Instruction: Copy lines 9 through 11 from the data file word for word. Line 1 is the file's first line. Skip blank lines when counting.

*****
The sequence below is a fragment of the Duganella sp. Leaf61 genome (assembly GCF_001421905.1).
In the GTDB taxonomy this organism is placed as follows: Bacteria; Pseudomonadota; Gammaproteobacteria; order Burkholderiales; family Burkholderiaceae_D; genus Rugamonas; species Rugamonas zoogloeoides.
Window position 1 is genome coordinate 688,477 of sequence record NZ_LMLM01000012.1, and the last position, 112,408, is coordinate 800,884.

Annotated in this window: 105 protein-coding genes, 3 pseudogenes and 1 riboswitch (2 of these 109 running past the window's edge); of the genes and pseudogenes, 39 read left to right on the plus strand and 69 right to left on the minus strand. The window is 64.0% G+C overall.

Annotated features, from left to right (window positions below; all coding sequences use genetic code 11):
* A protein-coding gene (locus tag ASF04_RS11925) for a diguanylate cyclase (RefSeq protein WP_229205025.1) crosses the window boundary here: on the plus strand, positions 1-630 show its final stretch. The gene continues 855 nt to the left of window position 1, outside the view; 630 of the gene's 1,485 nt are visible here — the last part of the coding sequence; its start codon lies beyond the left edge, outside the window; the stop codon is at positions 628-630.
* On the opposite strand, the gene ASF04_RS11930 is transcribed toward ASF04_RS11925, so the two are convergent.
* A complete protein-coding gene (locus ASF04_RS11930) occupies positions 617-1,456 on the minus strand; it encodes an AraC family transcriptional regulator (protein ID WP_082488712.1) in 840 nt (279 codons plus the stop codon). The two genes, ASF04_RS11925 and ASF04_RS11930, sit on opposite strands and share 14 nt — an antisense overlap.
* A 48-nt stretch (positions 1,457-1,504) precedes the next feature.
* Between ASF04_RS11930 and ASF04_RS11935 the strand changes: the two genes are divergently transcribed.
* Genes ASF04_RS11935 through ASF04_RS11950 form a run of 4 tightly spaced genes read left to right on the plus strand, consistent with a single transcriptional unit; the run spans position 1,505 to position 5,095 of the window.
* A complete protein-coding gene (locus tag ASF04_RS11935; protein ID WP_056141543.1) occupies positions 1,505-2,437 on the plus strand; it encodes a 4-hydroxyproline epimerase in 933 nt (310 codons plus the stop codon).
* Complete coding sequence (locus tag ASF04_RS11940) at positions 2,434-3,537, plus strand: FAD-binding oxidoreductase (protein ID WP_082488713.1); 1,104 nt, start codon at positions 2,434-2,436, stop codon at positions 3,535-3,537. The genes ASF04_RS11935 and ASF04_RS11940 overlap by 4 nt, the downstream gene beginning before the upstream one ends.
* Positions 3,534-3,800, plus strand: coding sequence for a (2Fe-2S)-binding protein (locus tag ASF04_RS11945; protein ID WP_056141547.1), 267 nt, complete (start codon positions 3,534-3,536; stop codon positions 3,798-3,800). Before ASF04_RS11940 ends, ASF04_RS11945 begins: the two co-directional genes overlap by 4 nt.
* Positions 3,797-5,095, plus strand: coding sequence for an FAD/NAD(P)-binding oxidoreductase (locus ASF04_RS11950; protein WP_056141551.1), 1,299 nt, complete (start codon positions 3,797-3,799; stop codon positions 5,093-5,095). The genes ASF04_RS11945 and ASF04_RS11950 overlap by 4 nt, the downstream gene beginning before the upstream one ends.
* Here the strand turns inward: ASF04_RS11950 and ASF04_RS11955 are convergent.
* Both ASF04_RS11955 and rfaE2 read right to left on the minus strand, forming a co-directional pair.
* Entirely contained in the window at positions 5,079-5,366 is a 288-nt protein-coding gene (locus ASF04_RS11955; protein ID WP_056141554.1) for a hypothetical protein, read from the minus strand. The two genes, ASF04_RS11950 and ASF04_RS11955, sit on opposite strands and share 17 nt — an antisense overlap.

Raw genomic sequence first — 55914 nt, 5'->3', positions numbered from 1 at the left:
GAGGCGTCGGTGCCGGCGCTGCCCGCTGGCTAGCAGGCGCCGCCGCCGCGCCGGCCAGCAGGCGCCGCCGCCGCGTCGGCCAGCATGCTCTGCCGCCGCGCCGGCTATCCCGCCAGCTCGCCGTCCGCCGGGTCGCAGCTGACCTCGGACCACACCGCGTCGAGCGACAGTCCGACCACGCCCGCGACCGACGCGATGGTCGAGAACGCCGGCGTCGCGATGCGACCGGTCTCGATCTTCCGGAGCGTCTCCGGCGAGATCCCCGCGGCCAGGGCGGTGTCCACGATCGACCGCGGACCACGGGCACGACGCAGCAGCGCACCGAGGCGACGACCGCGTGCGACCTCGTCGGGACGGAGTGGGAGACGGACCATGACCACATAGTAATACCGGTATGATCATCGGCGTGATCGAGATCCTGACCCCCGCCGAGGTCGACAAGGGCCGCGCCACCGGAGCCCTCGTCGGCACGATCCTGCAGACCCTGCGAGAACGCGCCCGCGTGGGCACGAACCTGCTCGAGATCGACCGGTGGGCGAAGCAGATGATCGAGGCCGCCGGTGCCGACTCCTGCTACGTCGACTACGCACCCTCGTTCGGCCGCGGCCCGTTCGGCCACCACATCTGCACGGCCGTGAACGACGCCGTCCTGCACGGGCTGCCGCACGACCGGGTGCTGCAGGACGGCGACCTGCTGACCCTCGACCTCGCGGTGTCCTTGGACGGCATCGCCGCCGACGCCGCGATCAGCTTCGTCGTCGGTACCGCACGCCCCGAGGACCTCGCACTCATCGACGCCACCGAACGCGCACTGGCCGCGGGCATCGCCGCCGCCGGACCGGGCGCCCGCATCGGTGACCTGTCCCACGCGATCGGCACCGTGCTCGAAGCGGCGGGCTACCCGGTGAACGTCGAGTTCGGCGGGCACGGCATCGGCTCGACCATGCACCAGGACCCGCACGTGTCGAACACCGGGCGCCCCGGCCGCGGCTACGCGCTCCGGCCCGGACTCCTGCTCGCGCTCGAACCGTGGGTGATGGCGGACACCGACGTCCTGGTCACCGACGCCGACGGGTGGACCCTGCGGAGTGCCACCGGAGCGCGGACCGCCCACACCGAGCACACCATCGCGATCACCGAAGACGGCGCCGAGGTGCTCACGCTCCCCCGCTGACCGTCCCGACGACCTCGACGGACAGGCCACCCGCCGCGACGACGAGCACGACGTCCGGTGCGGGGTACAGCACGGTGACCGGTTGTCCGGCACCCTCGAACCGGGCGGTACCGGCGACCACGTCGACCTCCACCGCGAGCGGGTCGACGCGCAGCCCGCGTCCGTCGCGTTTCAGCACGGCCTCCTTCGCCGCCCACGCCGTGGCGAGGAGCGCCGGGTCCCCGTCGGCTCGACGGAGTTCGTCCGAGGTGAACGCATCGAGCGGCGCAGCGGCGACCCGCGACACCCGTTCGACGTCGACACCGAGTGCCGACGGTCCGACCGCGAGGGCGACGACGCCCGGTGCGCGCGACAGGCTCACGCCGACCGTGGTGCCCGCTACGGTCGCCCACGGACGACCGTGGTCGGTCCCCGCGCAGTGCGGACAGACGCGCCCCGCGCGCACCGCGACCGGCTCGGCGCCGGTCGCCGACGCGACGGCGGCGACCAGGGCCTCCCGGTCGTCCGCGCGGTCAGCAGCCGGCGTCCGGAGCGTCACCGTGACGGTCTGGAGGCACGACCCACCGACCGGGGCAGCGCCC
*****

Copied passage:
* A 48-nt stretch (positions 1,457-1,504) precedes the next feature.
* Between ASF04_RS11930 and ASF04_RS11935 the strand changes: the two genes are divergently transcribed.
* Genes ASF04_RS11935 through ASF04_RS11950 form a run of 4 tightly spaced genes read left to right on the plus strand, consistent with a single transcriptional unit; the run spans position 1,505 to position 5,095 of the window.